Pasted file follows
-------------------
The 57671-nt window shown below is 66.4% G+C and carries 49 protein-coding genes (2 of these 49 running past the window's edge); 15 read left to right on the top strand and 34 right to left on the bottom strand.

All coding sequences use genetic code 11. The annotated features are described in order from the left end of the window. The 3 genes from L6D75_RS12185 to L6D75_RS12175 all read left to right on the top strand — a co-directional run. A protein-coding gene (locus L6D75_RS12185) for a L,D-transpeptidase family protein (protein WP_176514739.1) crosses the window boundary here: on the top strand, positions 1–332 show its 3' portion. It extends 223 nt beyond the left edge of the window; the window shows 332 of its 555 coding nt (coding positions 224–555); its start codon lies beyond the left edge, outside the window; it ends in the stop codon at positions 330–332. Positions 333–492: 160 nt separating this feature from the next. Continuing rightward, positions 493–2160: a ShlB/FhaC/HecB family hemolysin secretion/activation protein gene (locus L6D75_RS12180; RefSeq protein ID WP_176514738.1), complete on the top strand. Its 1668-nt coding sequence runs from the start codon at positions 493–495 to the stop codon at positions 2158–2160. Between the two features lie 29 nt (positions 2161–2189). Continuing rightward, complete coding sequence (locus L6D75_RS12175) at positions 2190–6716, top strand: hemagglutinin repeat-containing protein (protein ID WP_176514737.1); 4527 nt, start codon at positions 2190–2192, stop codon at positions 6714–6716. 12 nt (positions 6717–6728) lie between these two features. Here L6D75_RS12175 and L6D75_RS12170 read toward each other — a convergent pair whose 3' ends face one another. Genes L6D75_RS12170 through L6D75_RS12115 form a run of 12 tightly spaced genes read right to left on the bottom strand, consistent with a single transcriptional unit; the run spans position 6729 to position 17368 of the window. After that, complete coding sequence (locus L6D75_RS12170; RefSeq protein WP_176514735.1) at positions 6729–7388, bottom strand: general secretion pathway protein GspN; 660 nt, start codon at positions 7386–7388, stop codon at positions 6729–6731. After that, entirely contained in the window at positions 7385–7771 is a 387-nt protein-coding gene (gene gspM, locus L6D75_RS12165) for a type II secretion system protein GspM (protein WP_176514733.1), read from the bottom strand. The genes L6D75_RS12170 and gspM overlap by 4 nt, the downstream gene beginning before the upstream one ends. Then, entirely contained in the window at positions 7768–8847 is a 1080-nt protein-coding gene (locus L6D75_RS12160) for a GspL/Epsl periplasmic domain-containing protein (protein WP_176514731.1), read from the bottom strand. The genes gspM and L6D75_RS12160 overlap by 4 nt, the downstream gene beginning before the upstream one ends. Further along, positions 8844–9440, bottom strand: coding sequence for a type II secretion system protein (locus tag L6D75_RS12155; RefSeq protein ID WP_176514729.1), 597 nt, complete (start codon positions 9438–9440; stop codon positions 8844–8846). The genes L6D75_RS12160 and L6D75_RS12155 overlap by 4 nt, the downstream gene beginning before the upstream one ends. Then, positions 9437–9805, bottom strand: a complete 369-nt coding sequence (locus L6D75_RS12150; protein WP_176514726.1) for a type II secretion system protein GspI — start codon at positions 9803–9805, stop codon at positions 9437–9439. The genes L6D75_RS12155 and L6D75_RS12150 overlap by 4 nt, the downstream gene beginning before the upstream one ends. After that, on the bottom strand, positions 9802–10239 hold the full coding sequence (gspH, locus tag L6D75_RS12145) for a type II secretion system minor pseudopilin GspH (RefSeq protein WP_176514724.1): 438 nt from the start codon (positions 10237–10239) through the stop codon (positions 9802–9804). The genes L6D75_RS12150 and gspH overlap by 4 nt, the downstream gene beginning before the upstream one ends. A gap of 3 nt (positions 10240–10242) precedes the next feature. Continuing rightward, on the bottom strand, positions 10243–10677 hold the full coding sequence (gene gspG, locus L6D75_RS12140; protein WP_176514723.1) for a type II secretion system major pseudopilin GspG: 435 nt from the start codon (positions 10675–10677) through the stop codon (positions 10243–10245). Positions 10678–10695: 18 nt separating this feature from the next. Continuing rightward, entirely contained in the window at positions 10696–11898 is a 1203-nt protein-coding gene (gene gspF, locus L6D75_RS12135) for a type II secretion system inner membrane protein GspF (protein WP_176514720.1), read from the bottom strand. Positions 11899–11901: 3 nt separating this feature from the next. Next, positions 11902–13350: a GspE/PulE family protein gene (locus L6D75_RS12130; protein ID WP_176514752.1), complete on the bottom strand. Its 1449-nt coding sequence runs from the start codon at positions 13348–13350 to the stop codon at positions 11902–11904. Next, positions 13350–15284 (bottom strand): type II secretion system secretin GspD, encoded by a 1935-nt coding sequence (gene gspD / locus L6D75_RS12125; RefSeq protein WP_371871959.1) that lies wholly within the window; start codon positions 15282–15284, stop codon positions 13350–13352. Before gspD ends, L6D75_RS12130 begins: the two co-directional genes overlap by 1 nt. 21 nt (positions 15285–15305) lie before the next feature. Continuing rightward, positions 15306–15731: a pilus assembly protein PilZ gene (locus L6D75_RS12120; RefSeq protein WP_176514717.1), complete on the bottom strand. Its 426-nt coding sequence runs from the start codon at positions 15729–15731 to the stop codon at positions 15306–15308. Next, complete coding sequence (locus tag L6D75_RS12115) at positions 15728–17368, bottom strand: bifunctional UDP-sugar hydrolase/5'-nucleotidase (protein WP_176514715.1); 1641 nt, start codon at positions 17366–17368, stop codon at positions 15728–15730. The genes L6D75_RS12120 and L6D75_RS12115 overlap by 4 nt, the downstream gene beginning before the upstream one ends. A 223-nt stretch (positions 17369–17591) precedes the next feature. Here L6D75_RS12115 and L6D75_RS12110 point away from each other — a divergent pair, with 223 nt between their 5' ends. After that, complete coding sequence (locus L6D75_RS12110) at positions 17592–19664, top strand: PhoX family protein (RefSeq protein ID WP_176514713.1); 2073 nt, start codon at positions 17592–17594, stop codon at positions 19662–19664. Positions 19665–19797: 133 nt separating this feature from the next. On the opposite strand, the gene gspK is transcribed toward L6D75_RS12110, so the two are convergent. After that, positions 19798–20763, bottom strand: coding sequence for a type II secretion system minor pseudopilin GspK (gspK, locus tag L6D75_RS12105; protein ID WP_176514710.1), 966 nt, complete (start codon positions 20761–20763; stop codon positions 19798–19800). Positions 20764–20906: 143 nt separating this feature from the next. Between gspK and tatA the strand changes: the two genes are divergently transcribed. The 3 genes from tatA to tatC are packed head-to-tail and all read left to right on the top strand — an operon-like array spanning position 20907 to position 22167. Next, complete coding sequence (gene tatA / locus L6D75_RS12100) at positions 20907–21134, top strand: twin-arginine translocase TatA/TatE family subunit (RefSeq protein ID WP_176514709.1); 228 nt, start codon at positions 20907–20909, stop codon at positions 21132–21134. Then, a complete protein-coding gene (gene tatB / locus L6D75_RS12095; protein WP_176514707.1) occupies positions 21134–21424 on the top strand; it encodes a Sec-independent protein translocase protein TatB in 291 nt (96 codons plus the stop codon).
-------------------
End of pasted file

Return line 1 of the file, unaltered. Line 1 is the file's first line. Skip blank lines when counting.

The 57671-nt window shown below is 66.4% G+C and carries 49 protein-coding genes (2 of these 49 running past the window's edge); 15 read left to right on the top strand and 34 right to left on the bottom strand.